As columnist Wayne Rash points out, conventional wisdom about security can be a useful guide--or a trap.
5. Spam may be annoying, but it’s not a security threat. This depends on the spam, and on what you consider a security threat. Some spam contains a payload of worms, viruses or other malware or phishing content. In addition, some comes with content that can get you sued if you don’t attempt to stop it, such as graphical ads for porn sites. And even if none of that happens it can bog down your network, fill up your servers and suck up your bandwidth.
6. My wireless network is secure as long as encryption is turned on. Encryption, even the outmoded WEP encryption that comes with 802.11b, is certainly better than nothing. But unless you’ve changed to the much more secure WPA encryption, turned off SSID broadcasts from your access points, and required an authenticated logon for wireless users, you’re still vulnerable.
7. Moving to biometrics will make my network more secure. Perhaps. Biometric readers are a popular new feature for corporate and high-end consumer users. The idea is that you can use your fingerprint instead of a password. After all, everyone’s fingerprints are unique, right? That part is true – the unique nature of individual fingerprints is well proven. Unfortunately, affordable biometric devices are not overly reliable, fingerprint readers on laptops and keyboards are rife with false negatives, and there’s always the problem if having a Band-Aid on your finger. This means that you’ll have to set up an alternate means of getting access to a device using biometrics, and that means you’re back to passwords. Of course, there are biometric readers that are quite good, but almost no company can afford those for use on every desktop and laptop computer.
8. Full-disk encryption on workstations and laptops will protect my data against unauthorized access. Probably not. Most full-disk encryption software only protects computers that happen to be turned off at the time. When they’re turned on, everything is automatically decrypted when read, and delivered to anyone with access to the computer. If you’re afraid of your laptop being stolen, full disk encryption will keep the data from being read as long as it’s stolen while turned off. But it probably won’t protect at all against someone logging in to your computer remotely while it’s attached to the network.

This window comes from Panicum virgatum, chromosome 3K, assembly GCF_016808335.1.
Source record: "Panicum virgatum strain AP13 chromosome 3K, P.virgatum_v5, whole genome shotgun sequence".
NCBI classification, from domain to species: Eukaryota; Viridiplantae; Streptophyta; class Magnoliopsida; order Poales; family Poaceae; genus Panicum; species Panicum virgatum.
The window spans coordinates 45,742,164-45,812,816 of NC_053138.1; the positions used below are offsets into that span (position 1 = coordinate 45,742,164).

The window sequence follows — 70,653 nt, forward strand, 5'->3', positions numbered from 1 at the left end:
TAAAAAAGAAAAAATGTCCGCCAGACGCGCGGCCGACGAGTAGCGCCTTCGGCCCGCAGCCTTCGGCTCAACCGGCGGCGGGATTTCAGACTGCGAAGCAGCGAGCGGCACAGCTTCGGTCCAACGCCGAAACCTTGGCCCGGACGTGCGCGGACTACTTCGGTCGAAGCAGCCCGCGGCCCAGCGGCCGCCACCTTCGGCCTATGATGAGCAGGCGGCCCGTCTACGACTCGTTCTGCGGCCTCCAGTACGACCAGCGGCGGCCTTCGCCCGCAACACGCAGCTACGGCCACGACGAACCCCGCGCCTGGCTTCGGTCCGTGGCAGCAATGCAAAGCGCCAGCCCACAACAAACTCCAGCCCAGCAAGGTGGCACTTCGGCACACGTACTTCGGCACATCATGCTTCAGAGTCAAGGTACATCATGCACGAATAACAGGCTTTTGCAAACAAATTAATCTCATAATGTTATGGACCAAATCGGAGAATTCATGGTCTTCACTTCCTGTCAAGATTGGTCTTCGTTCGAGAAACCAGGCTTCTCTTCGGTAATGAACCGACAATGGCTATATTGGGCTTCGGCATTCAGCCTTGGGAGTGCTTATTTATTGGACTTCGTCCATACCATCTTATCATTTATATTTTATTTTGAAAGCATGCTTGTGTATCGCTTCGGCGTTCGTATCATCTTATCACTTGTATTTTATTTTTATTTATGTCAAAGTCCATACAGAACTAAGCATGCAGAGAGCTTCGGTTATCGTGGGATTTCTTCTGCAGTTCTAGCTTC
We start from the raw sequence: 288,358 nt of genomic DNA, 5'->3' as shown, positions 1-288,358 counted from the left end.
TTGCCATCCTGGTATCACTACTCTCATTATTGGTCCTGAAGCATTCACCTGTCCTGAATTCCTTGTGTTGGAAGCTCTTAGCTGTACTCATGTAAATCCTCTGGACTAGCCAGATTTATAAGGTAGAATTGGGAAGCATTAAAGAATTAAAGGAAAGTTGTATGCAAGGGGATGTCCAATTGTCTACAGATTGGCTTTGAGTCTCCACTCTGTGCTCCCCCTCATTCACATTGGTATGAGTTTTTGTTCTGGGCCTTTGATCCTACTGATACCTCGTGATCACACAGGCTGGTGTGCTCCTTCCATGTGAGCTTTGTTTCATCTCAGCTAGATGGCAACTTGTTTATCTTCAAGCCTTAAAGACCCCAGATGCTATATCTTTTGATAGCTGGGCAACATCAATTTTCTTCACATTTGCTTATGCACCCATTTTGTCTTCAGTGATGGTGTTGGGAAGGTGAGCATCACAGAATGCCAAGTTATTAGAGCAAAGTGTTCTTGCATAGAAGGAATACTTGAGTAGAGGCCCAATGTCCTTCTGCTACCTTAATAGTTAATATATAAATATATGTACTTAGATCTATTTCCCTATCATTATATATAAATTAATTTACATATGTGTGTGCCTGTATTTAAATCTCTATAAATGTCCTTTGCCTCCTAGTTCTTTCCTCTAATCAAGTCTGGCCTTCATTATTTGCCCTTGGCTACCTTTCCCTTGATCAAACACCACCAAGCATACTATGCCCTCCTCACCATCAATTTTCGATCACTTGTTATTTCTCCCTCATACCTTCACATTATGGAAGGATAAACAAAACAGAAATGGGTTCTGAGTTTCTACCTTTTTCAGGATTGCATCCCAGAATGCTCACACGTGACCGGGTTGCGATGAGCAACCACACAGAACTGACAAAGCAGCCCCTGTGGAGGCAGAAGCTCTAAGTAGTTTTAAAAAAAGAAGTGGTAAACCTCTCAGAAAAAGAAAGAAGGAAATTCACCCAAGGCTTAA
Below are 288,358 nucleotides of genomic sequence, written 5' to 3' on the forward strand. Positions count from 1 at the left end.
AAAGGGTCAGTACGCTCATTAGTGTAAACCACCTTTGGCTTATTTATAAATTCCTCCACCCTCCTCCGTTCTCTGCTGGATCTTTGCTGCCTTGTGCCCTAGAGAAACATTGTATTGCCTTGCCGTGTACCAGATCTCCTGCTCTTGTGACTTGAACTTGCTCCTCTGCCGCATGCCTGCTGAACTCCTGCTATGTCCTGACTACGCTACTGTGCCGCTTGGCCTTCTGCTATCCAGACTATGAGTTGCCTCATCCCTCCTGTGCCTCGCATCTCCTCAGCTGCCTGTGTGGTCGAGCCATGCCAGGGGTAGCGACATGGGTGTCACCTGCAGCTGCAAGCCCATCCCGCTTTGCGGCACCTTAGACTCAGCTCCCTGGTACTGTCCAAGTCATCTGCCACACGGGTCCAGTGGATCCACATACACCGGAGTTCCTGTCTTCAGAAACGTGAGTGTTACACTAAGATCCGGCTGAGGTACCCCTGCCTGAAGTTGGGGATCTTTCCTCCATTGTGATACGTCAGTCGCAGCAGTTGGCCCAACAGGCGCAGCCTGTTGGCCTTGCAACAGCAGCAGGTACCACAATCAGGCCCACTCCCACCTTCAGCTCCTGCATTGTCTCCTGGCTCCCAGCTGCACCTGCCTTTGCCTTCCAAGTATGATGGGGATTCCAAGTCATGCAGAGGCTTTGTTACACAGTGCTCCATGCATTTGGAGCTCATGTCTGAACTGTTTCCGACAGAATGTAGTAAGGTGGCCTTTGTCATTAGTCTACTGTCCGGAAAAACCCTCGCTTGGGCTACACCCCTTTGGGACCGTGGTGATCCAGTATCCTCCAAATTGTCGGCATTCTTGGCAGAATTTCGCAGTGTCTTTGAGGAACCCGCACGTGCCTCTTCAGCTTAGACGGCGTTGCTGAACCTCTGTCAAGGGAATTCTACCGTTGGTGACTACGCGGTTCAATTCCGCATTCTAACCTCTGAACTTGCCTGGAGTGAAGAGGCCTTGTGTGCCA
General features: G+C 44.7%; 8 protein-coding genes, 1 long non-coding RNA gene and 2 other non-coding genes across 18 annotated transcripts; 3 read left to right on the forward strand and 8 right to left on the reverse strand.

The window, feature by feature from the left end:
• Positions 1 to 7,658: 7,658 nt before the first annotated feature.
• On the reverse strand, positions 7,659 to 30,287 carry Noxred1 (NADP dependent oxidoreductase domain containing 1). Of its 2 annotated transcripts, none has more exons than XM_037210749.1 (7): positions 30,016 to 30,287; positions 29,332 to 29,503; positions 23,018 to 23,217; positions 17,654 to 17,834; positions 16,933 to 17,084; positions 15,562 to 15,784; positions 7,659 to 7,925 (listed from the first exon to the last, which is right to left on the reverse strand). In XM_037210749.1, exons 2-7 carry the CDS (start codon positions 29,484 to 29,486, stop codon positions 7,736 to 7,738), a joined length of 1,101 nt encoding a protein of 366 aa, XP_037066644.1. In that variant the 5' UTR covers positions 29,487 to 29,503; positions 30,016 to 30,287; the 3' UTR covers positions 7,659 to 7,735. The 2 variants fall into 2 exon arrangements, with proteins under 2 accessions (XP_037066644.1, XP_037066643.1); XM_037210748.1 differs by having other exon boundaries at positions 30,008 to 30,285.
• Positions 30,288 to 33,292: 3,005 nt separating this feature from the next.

9. I can change to Linux for everything and be more secure. It’s true that there are fewer viruses and worms aimed at Linux, but if you take a look at the SANS Institute / FBI top 20 vulnerability list, you’ll see that the problems of Linux and Windows are about equal. And the prime cause for security problems – complacency – is the same for both operating systems. There’s no security edge there.
10. My best security investment is in training. This one happens to be true. Unless your users and administrators are properly trained, and that training kept up to date, your other efforts are diminished if not simply wasted. After all, you’re a lot better off if people remember not to open attachments than you are if you have to launch an AV program because someone did open something bad that came in the mail. But for your users to know this, they must be trained.
5 Top Federal Initiatives For 2015As InformationWeek Government readers were busy firming up their fiscal year 2015 budgets, we asked them to rate more than 30 IT initiatives in terms of importance and current leadership focus. No surprise, among more than 30 options, security is No. 1. After that, things get less predictable.
Join us for a roundup of the top stories on InformationWeek.com for the week of December 14, 2014. Be here for the show and for the incredible Friday Afternoon Conversation that runs beside the program.